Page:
Audio ads will continue to play a big role in the next generation of car radio. However, advertisers will now be able to create different ads for different groups of listeners. A fast, up-tempo ad for young listeners and a more mature ad for the older demographics.
This is where location based advertising will shine. Broadcasters will be able to develop new interactive campaigns such as coupons and competitions that are delivered to the dashboard through the user’s phone or a direct connection.
Say the listener has been tagged as a grocery shopper who parks in the Woolworths car park every Saturday morning. The advertiser can identify this listener and send the listener a coupon late on a Friday night.
When the user heads off shopping on Saturday morning the coupon will be displayed prominently on the dashboard and stored in the phone.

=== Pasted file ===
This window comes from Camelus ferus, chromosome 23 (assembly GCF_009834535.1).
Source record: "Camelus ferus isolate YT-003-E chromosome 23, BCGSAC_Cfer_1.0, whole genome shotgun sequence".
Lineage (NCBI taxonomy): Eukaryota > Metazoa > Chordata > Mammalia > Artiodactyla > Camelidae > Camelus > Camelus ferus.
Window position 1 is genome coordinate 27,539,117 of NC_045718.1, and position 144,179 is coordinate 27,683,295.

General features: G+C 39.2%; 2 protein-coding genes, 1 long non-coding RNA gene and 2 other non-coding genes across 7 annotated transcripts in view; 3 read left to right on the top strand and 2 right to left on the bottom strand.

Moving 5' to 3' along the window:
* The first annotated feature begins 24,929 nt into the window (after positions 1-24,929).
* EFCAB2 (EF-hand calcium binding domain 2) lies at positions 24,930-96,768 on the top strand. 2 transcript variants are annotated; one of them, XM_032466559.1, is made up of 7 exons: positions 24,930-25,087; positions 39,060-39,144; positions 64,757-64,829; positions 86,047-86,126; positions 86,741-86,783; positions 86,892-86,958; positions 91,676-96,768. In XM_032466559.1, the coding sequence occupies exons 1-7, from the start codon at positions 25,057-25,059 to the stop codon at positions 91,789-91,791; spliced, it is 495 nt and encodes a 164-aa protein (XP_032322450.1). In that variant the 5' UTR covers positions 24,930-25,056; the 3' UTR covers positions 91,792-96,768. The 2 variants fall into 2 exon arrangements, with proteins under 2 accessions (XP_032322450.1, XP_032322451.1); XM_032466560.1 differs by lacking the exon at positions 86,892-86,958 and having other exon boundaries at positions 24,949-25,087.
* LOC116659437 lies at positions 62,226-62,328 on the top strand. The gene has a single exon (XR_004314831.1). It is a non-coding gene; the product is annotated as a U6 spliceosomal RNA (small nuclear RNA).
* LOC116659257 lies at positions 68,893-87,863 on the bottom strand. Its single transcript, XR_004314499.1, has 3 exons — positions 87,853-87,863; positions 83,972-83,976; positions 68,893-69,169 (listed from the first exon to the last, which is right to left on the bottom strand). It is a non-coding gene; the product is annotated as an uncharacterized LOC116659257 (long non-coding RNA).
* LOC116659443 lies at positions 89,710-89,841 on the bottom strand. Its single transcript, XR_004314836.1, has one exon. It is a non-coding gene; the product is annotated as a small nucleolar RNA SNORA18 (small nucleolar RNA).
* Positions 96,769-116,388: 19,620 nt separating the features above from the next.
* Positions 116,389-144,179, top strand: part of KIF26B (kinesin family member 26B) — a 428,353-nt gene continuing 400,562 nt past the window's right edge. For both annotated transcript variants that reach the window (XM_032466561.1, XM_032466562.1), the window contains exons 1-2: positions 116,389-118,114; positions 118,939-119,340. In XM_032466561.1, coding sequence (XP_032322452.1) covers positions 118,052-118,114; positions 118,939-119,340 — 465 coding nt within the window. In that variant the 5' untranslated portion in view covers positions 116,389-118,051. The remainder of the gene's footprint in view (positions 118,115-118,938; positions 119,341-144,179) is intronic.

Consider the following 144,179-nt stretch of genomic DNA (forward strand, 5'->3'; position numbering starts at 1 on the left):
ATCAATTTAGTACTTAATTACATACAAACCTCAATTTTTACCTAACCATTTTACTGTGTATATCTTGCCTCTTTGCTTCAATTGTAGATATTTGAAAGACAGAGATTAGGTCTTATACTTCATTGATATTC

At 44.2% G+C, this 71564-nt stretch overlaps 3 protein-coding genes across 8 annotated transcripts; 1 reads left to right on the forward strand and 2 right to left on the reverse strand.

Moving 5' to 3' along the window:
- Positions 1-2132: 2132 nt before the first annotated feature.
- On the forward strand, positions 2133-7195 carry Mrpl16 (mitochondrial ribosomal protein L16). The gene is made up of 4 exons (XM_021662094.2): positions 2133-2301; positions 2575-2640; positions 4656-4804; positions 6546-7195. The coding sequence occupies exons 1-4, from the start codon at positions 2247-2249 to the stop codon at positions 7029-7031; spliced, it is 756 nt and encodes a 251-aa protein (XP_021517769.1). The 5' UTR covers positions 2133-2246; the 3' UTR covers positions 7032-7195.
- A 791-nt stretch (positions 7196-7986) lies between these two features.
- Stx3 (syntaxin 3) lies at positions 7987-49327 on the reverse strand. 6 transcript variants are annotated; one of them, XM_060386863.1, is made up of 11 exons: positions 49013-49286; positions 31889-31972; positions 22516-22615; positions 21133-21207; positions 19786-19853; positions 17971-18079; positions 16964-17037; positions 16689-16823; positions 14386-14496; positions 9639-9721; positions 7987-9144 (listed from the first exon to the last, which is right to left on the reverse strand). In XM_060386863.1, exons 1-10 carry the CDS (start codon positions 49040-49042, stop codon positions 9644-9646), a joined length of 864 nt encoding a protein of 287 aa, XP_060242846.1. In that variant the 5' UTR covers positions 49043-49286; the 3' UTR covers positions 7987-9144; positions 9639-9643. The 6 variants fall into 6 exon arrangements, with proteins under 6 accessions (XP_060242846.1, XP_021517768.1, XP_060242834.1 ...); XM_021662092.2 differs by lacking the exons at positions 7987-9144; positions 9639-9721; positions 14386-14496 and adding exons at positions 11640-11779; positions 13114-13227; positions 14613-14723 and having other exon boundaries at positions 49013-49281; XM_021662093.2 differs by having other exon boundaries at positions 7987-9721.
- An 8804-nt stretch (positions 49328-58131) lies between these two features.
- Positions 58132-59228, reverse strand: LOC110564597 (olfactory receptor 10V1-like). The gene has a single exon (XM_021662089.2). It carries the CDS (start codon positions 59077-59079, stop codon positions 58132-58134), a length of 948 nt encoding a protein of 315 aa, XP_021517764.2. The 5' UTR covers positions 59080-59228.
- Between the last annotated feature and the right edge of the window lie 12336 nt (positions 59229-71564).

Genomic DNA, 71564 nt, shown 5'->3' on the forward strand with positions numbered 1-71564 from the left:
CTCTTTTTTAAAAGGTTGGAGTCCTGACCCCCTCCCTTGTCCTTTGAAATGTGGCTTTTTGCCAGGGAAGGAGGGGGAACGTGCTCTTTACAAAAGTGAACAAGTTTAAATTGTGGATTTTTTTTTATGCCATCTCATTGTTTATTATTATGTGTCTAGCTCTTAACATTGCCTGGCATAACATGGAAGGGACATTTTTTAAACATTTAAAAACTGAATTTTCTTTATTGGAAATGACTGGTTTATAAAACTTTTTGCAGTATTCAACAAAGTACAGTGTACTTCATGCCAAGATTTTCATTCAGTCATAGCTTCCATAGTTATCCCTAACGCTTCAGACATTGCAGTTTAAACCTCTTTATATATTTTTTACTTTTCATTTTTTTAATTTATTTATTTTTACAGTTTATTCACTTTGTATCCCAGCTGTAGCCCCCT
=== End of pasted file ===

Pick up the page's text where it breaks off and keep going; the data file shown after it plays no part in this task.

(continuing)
The next generation of car radio will be delivered via the mobile phone or a direct car wifi/data connection, to the big screen in the middle of the car dashboard. When the radio app has control of the screen, it can be used as a moving billboard.
When the interface is idle the space can be used to display targeted location based advertising. If the user drove to the snow last year and was tagged as a winter sports person, we can display an ad for the local ski store when they travel past it on the way to work in the morning.
The future of car radio is interactive
This is the last article in this series on car radio, I hope have you enjoyed them.
The changes that are happening to car radio will see the biggest shake-up in this space since Marconi turned on the first transmitter. DAB+ radio alone is not the future, interactive radio is.
Existing broadcasters are in a unique position to take advantage of the new technology and, as demonstrated in this article, there is a mountain of new revenue opportunities to generate income.
Broadcasters who focus on product will be the winners in this space.
Anthony Gherghetta is the lead mobile development strategist at The App Studio in Melbourne, Australia. You can contact Anthony here and see his personal website here, or the App Studio here.